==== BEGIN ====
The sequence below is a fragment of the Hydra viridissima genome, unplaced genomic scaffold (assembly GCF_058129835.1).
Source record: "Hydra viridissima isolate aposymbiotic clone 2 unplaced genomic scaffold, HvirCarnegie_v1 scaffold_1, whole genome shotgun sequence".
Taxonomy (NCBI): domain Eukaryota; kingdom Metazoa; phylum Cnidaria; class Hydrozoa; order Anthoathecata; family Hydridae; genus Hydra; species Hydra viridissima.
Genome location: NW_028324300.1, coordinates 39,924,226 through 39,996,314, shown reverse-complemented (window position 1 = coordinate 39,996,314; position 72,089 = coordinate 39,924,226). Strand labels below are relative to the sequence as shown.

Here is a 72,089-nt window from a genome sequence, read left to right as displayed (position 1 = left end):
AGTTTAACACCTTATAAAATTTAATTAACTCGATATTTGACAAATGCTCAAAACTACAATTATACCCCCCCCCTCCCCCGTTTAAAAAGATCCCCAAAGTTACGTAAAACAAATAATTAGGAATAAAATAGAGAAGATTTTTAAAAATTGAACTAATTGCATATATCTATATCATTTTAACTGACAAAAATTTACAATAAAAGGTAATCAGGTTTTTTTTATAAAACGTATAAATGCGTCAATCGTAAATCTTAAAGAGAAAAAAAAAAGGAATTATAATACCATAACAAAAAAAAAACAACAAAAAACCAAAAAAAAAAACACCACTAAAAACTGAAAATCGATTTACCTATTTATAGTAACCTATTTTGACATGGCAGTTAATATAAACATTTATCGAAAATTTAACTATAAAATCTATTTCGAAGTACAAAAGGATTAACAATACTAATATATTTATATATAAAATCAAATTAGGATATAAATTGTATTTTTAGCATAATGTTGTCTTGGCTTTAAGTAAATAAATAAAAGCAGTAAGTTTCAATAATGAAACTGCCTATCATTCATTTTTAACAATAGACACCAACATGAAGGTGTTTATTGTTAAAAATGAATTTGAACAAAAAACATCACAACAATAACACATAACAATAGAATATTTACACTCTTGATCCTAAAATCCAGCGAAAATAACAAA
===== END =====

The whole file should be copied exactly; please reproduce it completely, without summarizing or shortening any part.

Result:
The sequence below is a fragment of the Hydra viridissima genome, unplaced genomic scaffold (assembly GCF_058129835.1).
Source record: "Hydra viridissima isolate aposymbiotic clone 2 unplaced genomic scaffold, HvirCarnegie_v1 scaffold_1, whole genome shotgun sequence".
Taxonomy (NCBI): domain Eukaryota; kingdom Metazoa; phylum Cnidaria; class Hydrozoa; order Anthoathecata; family Hydridae; genus Hydra; species Hydra viridissima.
Genome location: NW_028324300.1, coordinates 39,924,226 through 39,996,314, shown reverse-complemented (window position 1 = coordinate 39,996,314; position 72,089 = coordinate 39,924,226). Strand labels below are relative to the sequence as shown.

Here is a 72,089-nt window from a genome sequence, read left to right as displayed (position 1 = left end):
AGTTTAACACCTTATAAAATTTAATTAACTCGATATTTGACAAATGCTCAAAACTACAATTATACCCCCCCCCTCCCCCGTTTAAAAAGATCCCCAAAGTTACGTAAAACAAATAATTAGGAATAAAATAGAGAAGATTTTTAAAAATTGAACTAATTGCATATATCTATATCATTTTAACTGACAAAAATTTACAATAAAAGGTAATCAGGTTTTTTTTATAAAACGTATAAATGCGTCAATCGTAAATCTTAAAGAGAAAAAAAAAAGGAATTATAATACCATAACAAAAAAAAAACAACAAAAAACCAAAAAAAAAAACACCACTAAAAACTGAAAATCGATTTACCTATTTATAGTAACCTATTTTGACATGGCAGTTAATATAAACATTTATCGAAAATTTAACTATAAAATCTATTTCGAAGTACAAAAGGATTAACAATACTAATATATTTATATATAAAATCAAATTAGGATATAAATTGTATTTTTAGCATAATGTTGTCTTGGCTTTAAGTAAATAAATAAAAGCAGTAAGTTTCAATAATGAAACTGCCTATCATTCATTTTTAACAATAGACACCAACATGAAGGTGTTTATTGTTAAAAATGAATTTGAACAAAAAACATCACAACAATAACACATAACAATAGAATATTTACACTCTTGATCCTAAAATCCAGCGAAAATAACAAA